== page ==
Emily Ham’s driving blog: enjoying a social drive on New Year’s Day

  • New Year’s Day is perhaps the most popular day of the year for a recreational pleasure drive. Many carriage drivers try to get their carriages out for a jaunt — which provides that perfect chance to clear your head after the excesses of Christmas and is great fun for other family members too.

    Driving is a very social activity so all over the country members of the British Driving Society (BDS) gather to enjoy a friendly drive out. These drives take 2 main forms. There is the convoy drive where the carriages all go round the route together in crocodile file or the increasingly popular drive where the route is marked and turnouts set off at intervals singly or in pairs. This allows you to drive at your own pace and is more relaxing.

    A group drive in forestrySome groups arrange for a pre-booked stop at a pub with hot toddies served in the car park. And yes… you can be charged with being drunk when on a bicycle, horse or driving a carriage so unlike bygone days best not to rely on your horse getting you safely home! Usually refreshments are offered on the return from the drive when horses have been taken out of their carriages and made comfortable with a haynet.

    Taking part in a social drive is a chance to meet up with old friends and make new ones. Moreover the organised drive offers those taking part the chance to drive new routes, often through stunning scenery, sometimes using tracks that require special permissions from landowners or the forestry. Distances range from 5 to 15 miles, with the majority being 7 to 10 miles, enabling you to start off about midday and finish in good light.

    To find out about the drives the BDS organise throughout the year visit their website. On the homepage you will find the area website links that list their drives and contacts. BDS membership gives you access to their events run across the country, provided you contact the organiser, and also provides basic public liability insurance for carriage driving on the public highway.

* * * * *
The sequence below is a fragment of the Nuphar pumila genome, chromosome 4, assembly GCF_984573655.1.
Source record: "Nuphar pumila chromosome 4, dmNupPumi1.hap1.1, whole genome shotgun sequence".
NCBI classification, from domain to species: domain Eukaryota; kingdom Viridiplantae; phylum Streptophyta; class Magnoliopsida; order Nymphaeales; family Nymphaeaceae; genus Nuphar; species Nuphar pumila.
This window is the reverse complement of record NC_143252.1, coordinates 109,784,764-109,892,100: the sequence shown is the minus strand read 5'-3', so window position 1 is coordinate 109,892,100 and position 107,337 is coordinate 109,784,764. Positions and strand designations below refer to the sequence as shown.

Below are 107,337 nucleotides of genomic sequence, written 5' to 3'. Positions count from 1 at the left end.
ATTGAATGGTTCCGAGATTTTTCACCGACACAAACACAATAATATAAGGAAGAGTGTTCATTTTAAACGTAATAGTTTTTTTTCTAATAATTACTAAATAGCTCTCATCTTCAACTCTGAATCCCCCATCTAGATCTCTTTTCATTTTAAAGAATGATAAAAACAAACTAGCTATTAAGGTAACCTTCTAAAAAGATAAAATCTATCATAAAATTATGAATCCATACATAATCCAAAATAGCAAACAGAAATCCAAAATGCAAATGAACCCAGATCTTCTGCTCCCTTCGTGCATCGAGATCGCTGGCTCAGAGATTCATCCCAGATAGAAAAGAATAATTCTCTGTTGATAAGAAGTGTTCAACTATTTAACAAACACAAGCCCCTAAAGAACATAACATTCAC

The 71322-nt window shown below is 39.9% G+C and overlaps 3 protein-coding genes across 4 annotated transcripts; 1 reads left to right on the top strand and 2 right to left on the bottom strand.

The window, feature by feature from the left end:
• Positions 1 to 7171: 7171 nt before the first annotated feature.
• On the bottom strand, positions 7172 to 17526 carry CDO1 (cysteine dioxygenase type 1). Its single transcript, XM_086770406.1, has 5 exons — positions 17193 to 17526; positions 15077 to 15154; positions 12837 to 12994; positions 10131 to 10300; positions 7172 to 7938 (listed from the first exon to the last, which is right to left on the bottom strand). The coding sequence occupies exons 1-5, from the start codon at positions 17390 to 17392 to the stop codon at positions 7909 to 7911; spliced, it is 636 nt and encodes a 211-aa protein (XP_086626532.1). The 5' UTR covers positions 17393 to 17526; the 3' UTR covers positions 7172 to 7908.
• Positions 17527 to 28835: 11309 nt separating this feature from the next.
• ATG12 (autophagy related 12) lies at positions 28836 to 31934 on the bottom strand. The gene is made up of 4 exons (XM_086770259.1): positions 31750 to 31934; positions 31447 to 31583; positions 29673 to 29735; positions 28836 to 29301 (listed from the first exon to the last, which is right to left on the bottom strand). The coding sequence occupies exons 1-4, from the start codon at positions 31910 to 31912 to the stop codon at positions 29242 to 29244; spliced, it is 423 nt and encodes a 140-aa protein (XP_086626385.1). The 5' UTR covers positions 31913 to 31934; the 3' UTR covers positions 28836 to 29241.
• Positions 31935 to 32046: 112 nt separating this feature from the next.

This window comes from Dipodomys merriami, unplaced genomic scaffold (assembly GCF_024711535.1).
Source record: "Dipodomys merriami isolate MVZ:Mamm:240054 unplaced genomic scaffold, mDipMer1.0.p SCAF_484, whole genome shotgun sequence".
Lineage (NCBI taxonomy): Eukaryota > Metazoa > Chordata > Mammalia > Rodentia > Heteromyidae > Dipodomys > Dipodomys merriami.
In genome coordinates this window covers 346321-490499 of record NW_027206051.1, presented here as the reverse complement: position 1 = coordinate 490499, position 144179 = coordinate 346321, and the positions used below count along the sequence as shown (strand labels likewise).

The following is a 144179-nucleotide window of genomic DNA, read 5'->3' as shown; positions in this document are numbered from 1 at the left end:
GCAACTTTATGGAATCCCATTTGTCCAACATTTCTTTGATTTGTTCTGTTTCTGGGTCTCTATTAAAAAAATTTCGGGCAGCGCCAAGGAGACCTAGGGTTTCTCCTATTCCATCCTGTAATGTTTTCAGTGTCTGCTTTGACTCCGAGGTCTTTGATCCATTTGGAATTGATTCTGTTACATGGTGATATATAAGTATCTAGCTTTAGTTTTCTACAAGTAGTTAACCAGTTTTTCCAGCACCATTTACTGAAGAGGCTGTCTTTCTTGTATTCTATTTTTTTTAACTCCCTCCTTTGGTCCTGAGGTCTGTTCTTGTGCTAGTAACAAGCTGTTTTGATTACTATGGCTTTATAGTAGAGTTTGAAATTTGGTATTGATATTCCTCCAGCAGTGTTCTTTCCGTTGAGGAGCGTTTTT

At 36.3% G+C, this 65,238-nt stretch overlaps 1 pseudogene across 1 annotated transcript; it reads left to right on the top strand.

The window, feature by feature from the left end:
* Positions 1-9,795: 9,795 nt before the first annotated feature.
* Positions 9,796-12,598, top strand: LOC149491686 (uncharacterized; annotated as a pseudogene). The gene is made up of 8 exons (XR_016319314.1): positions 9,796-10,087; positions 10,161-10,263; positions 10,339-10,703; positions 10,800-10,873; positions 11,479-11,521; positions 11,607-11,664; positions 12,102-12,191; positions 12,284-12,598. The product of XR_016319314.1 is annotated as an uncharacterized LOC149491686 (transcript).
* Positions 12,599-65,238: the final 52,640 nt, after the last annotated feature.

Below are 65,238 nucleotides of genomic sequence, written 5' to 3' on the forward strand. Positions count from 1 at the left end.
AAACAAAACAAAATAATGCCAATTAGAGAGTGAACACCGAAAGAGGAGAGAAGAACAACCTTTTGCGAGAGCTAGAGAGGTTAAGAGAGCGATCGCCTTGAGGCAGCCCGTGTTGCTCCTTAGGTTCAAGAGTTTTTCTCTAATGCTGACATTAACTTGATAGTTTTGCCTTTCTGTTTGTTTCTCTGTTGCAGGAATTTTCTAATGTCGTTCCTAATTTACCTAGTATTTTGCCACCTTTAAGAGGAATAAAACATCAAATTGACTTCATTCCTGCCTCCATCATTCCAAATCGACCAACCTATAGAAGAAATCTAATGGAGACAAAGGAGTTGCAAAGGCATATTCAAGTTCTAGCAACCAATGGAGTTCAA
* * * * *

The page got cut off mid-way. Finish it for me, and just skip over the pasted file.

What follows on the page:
Excellent use of high viz on a carriageRemember that to be road legal your carriage should have 2 red reflectors at the rear! It is also essential to be clearly seen and only sensible to use plenty of high viz with reflective strips. You can get banners to put across the back of your carriage or you can fix up a high viz vest over the back seat. When driving out I tend to put on as much high viz as possible to make sure we stand out, especially in winter when the light is so often dim and weather conditions make for poor visibility.

    Driver, groom and passengers can wear high viz tabards or jackets and hat bands and to make sure the pony is seen, especially as it is so far in front of you, in poor conditions I use leg wraps and a yoke piece, sometimes a quarter sheet as well. In the carriage we rely on hand signals so hand glove covers are easy and ideal.

    Some drivers, especially those who use narrow lanes between high hedges, find a revolving light on a high pole attached safely to the carriage really alerts traffic as they then anticipate a slow moving vehicle round the next corner.

    1 January is also a time for New Year’s resolutions. Among the usual list why not add an exciting new experience — maybe treating yourself to a session with a new driving combination like a pair, tandem or even a team! Or if you haven’t tried carriage driving yet, you could make 2014 the year you give it a try — it’s possibly the best and most life-changing resolution you will make!


    All Emily’s blogs for H&H

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